In the old days, I remember we’d gather our float tubes, kites, and suntan oil at the Sullivan’s Island drug store, which is now a pizza joint. Rest assured, though, that time has not erased the haunting beauty of that beckons Charlestonians for generations. There’s plenty of great evening hangouts you’ll enjoy. Back from the beach one row, you will want to sit down at High Thyme eatery. Try the pan-fried crab cake, and then head on over to Dunleavy’s Pub for a nightcap and some tunes. Just for starters.
Isle of Palms
Across a short bridge over the treacherous Breach Inlet at the north end of Sullivan’s, the Isle of Palms has a unique sea island vibe despite the gangster-like encroachment of million-dollar condos and golf courses. In fact, for you duffers (like me) wanting an unbeatable challenge, the Wild Dunes Links course will cost you 50 golf balls before you’re done.
For the purists who still want a 1960s vacation, you can find a beach house for rent here, maybe even a cinder block beach apartments like those that once speckled the Florida coasts. You can still walk barefoot on seashell roads, chase sandpipers, and ride skimboards in the Atlantic surf all day, too. For partiers, hip bars like Binky’s Seaside Oyster & Liquor Bar, and the Windjammer right on the front beach are a fun island value. And, for an old-fashioned vacation, rent one of the Sea Cabins on the Ocean (about $100 bucks per night) and walk or bike to memorable seaside pleasures.
Twenty-five miles southwest of the city, Kiawah Island is an upscale private resort island community woven into a nature paradise of incomparable beauty. For the pure naturist, the luxurious digs that poke up out of the pristine landscape appear disruptive. Still, the miles of bright white sand and lavish foliage fronting the sea are just paradise on Earth. Imagine a day of championship golf at one of six elite courses designed by golf’s greatest, including Pete Dye, Tom Watson, Jack Nicklaus, or Gary Player. Now stick a 12-foot alligator in the middle of a fairway or green on your golf fantasy, and you’ll get it.
Kiawah was untouched until C.C. Royal bought the island and partnered with my mother’s first husband, legendary woodsman Cessel Joyce, to engage in timber activities back in the 1950s. Your best bet for a vacation on Kiawah is to contact Kiawah Island Rentals to find your dream getaway. You can stay at the resort’s hotel, rent a private home, villa, or cottage, and get access to most of the resort’s pools and other amenities.
Other wonderful barrier islands are summer retreats of Charlestonians. Across the Ashley River, Folly Beach is one of those strange seaside communities that seems to have leaped from a Hemmingway story. This surfer hangout is referred to as “The Edge of America,” and the trendy beach here lives up to the moniker. Take your solace from the Lowlife Bar, Blu Beach Bar & Grill, or Pier 101 Restaurant & Bar, or a laundry list of other surfside hangouts. A note of warning about Folly: Beware of rip currents if you don’t want to end up in Nova Scotia.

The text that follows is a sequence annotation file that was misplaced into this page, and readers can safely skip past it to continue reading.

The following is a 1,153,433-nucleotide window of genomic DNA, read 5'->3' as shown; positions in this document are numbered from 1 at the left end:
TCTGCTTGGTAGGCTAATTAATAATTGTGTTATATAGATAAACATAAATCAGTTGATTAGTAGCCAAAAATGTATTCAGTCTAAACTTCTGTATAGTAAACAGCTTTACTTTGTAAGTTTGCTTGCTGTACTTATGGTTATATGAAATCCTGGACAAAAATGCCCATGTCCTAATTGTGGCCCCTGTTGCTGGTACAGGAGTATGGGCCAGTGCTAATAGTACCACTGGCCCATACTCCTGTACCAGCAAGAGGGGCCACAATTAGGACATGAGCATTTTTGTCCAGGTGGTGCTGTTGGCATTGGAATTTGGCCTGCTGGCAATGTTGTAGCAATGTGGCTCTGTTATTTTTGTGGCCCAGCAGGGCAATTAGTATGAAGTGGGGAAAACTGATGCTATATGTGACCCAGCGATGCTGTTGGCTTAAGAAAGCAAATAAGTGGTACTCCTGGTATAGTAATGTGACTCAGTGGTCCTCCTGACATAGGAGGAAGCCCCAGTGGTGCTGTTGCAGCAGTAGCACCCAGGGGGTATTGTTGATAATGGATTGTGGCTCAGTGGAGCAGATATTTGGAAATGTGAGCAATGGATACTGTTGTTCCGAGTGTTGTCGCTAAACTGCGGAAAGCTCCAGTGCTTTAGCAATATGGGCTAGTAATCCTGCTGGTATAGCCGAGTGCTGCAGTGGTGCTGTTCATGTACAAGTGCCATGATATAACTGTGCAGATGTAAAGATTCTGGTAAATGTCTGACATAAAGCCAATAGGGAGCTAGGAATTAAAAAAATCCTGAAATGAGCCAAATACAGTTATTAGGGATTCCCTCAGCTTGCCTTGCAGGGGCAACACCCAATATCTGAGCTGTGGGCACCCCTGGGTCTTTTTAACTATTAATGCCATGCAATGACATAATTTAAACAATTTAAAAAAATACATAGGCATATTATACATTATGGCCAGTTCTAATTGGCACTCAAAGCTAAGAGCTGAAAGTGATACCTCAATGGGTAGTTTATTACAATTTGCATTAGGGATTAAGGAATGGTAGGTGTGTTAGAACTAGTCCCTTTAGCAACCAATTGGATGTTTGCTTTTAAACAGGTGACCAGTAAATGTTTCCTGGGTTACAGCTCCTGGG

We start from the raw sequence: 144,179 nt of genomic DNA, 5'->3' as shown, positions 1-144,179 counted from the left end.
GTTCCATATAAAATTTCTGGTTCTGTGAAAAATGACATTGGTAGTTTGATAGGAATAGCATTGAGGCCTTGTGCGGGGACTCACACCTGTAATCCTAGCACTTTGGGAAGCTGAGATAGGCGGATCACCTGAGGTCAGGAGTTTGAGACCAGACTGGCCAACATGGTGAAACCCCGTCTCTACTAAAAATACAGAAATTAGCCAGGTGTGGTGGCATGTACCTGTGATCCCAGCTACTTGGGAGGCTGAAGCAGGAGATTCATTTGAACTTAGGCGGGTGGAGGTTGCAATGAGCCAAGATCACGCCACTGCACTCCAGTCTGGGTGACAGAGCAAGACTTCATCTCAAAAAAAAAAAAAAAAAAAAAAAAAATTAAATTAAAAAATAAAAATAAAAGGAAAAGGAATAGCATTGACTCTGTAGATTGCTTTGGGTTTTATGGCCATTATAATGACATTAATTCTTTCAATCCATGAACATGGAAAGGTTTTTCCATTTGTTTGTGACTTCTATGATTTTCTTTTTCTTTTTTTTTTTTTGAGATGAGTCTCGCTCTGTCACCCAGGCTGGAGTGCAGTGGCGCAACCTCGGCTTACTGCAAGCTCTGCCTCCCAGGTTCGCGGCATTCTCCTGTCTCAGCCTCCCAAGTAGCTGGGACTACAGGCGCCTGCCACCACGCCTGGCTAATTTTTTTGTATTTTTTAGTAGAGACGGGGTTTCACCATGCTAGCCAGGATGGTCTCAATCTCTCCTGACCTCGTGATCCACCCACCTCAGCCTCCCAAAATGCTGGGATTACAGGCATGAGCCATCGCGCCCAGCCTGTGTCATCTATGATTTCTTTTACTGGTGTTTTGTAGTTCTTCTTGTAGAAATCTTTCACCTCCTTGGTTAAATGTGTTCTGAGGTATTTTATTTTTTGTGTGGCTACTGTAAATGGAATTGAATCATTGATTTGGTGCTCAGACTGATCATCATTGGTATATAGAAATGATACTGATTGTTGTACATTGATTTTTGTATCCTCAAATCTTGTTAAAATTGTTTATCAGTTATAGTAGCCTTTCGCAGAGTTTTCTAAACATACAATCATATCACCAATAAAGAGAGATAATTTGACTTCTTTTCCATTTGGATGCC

Still farther south and past the road to Kiawah Island, Seabrook Island is a quieter and less-developed version of its neighbor. There you’ll find the Seabrook Island Club, which sports a couple of wonderful championship golf courses beside the island’s fantastic beach.
Last, but not least, there’s Edisto Island, about an hour south of the peninsula. Once the home of the Edisto Native Americans, it is a perfect nature getaway for families now. Here you’ll find one of the few places left where you can rent an inexpensive cabin right on a pristine beach. As a child, I remember Edisto Beach State Park, and family getaways there.
Charleston is a transportive time tunnel, one of the places in the American South where the simple joys are amplified by priceless cultural relics and icons. It’s something to do with diametrically opposed forces, contrasts, and the rich canvass of low country life.
The best way to drink it all in is with a mint julep for breakfast on a deserted stretch of beach, followed by a drive to downtown for a daily divorce from the simplistic. A walk at Whitepoint Gardens on Charleston’s famous harbor connects awesome nature and refined humanity. Sop up more, with a stroll up East Bay Street, stop at Magnolias, and have shrimp and grits for lunch. Browse the irreplaceable treasures at Moore House American Antiques on King Street, or any of a dozen others.
Then, head back to your beach house, flop into that Pawleys Island hammock, and dream. Most importantly, remember when “my” seagull screeches you awake. This is when you’ll know you’re a full-fledged sandlapper.
Phil Butler is a publisher, editor, author, and analyst who is a widely cited expert on subjects from digital and social media to travel technology. He’s covered the spectrum of writing assignments for The Epoch Times, Huffington Post, Travel Daily News, HospitalityNet, and many others worldwide.